ROBERTSONS Economy Store, MYRTLEFORD. . y Having made Extensive improvements ism Drapery Department, I AM NOW OPENING UP NEW WINTER GOODS. A Splendid Assortment of Dress Goods, Fancy Ss. Plain Flarasielettes Ladies' and Girls' Ready-to-wear8 Hats The LatBst Laciies' Coats Fw rs FI ananelss Siamsl^ets, .Qui5its Boot© and Shoes Grocery Ironmoragery. RFRTSnUT Hyrtlefwd. M. S. RUSSELL "Late of Mansfield, Family Butcher, Myrtleford. Mr Russell has purchased the business lately conducted by C. Brien, and will, give . customers best satisfaction. 8dst Bool*, Ls&iml* o.ro&lt;cl IVIwfcton, Cart calls daily for orders. J. JOHNSON, Butcher, MYRTLEFORD. Supplies customers daily with the Primest Beef, Mutton, %o», and Small Goods. Cash Buyer of Hides, Skins. HIGHEST PRICES GIVEN. GKT BREWERY BEER. Brewed in Bulk op Bottle Has been awarded the Highest Award of Merit by the best judges —THE PUBLIC. * It has stood the test of time, and has been for many years acknowledged pare and w...
Advertising [Newspaper Article] — Myrtleford Mail and Whorouly Witness — 25 June 1914
That is what you can save, and plenty or it :o: ... . -U. J: Where ? At Geo. A. Ewart's Clothing Establishment The knife has been nsed freely. Slaughtering Prices right and left'throughout the Large and Varied Stock of CLOTHING, MERCERY, HATS, BOOTS, &c., &c. No Profits wanted, but Empty Fixtures. This is a Genuine Clearing Sale for Spot Cash, So do not miss the Golden Opportunit}/ of securing parcels of u Goods "Fo*" Less "thaLSH Wholesale Cost. B"?© member" 3 M}* Stock does not consist of the hoardings of years, but simply the balance of New and SeasonabBe -Goods^ Call in at once, and secure anything you may be in need of. . Each article will show in Plain Figures the havoc wrought by my desire to LEAVE MYRTLEFORD. If you. cannot make a personal visit, send your Order along, and if not thoroughly satisfied return parcel, and money will be refunded. . . .. ' GEO. A. EWART, Connelly's Building's, Myptleford NOW ON SHOW at E. H. LEDGER'S ( Jewellery, Plate, Silverware...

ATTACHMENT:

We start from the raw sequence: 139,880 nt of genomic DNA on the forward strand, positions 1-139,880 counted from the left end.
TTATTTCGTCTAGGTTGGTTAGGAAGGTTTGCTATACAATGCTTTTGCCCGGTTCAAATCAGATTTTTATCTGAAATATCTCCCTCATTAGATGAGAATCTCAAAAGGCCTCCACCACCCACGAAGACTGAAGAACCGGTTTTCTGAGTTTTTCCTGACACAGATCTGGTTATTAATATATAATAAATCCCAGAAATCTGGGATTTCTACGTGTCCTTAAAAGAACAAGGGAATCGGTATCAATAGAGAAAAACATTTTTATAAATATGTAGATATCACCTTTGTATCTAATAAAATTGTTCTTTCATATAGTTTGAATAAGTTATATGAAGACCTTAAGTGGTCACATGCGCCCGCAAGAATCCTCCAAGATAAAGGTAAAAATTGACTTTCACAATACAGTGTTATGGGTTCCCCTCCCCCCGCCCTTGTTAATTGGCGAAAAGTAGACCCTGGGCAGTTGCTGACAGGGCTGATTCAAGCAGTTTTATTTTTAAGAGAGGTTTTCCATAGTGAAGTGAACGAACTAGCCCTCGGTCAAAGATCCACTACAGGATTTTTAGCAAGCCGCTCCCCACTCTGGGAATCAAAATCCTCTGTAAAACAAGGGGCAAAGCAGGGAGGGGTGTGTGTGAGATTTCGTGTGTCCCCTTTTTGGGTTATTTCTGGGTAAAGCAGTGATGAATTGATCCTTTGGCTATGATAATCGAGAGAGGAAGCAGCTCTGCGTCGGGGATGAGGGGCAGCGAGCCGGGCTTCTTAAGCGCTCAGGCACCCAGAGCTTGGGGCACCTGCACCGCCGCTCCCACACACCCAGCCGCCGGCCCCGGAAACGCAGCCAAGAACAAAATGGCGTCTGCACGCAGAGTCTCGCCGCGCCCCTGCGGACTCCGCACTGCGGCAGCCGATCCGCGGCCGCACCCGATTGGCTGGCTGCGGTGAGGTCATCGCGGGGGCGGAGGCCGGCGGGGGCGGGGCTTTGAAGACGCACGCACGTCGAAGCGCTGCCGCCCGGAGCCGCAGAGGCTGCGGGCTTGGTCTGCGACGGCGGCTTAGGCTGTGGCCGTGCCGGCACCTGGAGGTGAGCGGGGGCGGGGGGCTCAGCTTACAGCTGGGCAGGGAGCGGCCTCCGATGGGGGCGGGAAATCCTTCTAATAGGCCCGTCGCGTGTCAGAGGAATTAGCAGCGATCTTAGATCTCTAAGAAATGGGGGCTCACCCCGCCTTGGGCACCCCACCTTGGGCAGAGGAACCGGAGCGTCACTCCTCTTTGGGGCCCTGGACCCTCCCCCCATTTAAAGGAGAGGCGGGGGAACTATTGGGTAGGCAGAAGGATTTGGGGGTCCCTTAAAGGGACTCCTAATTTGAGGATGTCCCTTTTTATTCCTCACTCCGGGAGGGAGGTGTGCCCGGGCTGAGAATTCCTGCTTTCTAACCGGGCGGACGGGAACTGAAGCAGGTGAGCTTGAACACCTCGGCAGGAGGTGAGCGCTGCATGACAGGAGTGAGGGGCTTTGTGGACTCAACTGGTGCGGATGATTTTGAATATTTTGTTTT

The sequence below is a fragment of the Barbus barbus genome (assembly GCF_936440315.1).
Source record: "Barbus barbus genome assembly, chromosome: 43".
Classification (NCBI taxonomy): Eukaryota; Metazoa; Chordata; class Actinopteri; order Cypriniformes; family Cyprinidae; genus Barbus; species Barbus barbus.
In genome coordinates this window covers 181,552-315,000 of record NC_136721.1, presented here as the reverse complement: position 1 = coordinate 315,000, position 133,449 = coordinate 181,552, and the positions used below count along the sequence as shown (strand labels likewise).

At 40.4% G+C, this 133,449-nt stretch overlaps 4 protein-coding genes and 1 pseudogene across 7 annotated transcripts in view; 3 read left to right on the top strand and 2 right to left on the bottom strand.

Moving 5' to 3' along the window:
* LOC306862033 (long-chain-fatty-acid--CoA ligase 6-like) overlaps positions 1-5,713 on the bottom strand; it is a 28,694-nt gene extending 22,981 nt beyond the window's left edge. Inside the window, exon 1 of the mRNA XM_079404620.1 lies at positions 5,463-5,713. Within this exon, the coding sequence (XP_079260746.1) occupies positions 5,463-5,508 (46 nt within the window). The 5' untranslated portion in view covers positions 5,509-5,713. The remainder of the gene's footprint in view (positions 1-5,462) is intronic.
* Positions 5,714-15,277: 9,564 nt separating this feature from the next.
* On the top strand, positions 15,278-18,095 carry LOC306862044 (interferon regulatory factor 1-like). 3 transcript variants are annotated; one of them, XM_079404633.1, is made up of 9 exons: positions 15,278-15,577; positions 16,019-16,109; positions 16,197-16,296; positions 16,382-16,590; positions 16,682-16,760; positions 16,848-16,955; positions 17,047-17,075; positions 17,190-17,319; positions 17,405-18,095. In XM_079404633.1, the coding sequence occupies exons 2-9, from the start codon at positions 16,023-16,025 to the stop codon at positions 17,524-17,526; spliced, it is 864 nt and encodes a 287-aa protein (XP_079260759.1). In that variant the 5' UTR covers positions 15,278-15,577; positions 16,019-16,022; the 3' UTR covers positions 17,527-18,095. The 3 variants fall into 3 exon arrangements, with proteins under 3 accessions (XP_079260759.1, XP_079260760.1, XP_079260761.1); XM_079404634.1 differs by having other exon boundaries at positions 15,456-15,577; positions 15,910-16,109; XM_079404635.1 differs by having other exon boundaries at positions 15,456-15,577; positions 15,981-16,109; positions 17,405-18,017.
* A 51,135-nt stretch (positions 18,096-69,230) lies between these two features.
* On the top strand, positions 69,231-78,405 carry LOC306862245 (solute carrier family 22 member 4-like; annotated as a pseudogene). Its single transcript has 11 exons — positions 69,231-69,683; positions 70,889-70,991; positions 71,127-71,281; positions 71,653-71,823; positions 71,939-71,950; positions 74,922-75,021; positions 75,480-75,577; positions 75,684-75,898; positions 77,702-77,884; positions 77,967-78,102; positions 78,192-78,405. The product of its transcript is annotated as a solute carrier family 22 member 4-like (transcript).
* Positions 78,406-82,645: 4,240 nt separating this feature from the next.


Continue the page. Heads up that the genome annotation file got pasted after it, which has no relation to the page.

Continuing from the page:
UNSKILFUL TEMPER. [Newspaper Article] — Myrtleford Mail and Whorouly Witness — 25 June 1914
UNSKILFUL TEMPER. One "would think, that. there could be no'end to the resources of anger. Men use it in' so' squandering a way, ,that one is- suri>ris&d" that the stock does ' not-* run out.' 'But even this wastefulness of the precious commo dity is not censurable as the want of skill and good taste with which it is employed. It is not economised. It is not put to good purposes. It is squandered. It is not skilfully shot, as a marksman shoots at a target. Indeed, men show clearly enough that they do not know the value of anger. A good article of anger is worth far more than the 'best gun-powder^ and; ought to ibe used with an economy at least equal to that of the sportsman, who never burns powder needlessly. What should b'e thought of a sportsman who should go on firing his gun out ef the window?; Or what of one who should go about the yard, the garden, ex ploding his gun every hour into the air, hitting nothing? Yet so do men let off the precious force of temper invalua...